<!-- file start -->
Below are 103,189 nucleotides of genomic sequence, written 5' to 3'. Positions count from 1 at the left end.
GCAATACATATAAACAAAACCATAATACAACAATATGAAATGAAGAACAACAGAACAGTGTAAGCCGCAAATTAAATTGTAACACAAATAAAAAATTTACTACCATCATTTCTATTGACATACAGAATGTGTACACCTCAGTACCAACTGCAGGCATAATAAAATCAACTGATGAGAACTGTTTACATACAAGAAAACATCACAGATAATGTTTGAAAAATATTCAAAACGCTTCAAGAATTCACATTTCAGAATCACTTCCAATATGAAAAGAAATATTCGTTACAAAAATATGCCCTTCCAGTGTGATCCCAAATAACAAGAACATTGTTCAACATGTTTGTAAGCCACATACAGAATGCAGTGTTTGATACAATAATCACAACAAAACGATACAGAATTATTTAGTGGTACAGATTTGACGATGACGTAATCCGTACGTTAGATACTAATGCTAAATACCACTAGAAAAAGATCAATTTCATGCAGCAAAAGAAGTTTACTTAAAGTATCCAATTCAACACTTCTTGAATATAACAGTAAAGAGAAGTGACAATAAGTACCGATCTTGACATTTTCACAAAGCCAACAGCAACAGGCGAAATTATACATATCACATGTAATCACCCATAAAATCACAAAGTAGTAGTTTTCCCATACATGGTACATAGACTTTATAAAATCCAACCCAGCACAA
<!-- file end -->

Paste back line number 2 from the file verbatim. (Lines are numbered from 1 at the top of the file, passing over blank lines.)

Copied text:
GCAATACATATAAACAAAACCATAATACAACAATATGAAATGAAGAACAACAGAACAGTGTAAGCCGCAAATTAAATTGTAACACAAATAAAAAATTTACTACCATCATTTCTATTGACATACAGAATGTGTACACCTCAGTACCAACTGCAGGCATAATAAAATCAACTGATGAGAACTGTTTACATACAAGAAAACATCACAGATAATGTTTGAAAAATATTCAAAACGCTTCAAGAATTCACATTTCAGAATCACTTCCAATATGAAAAGAAATATTCGTTACAAAAATATGCCCTTCCAGTGTGATCCCAAATAACAAGAACATTGTTCAACATGTTTGTAAGCCACATACAGAATGCAGTGTTTGATACAATAATCACAACAAAACGATACAGAATTATTTAGTGGTACAGATTTGACGATGACGTAATCCGTACGTTAGATACTAATGCTAAATACCACTAGAAAAAGATCAATTTCATGCAGCAAAAGAAGTTTACTTAAAGTATCCAATTCAACACTTCTTGAATATAACAGTAAAGAGAAGTGACAATAAGTACCGATCTTGACATTTTCACAAAGCCAACAGCAACAGGCGAAATTATACATATCACATGTAATCACCCATAAAATCACAAAGTAGTAGTTTTCCCATACATGGTACATAGACTTTATAAAATCCAACCCAGCACAA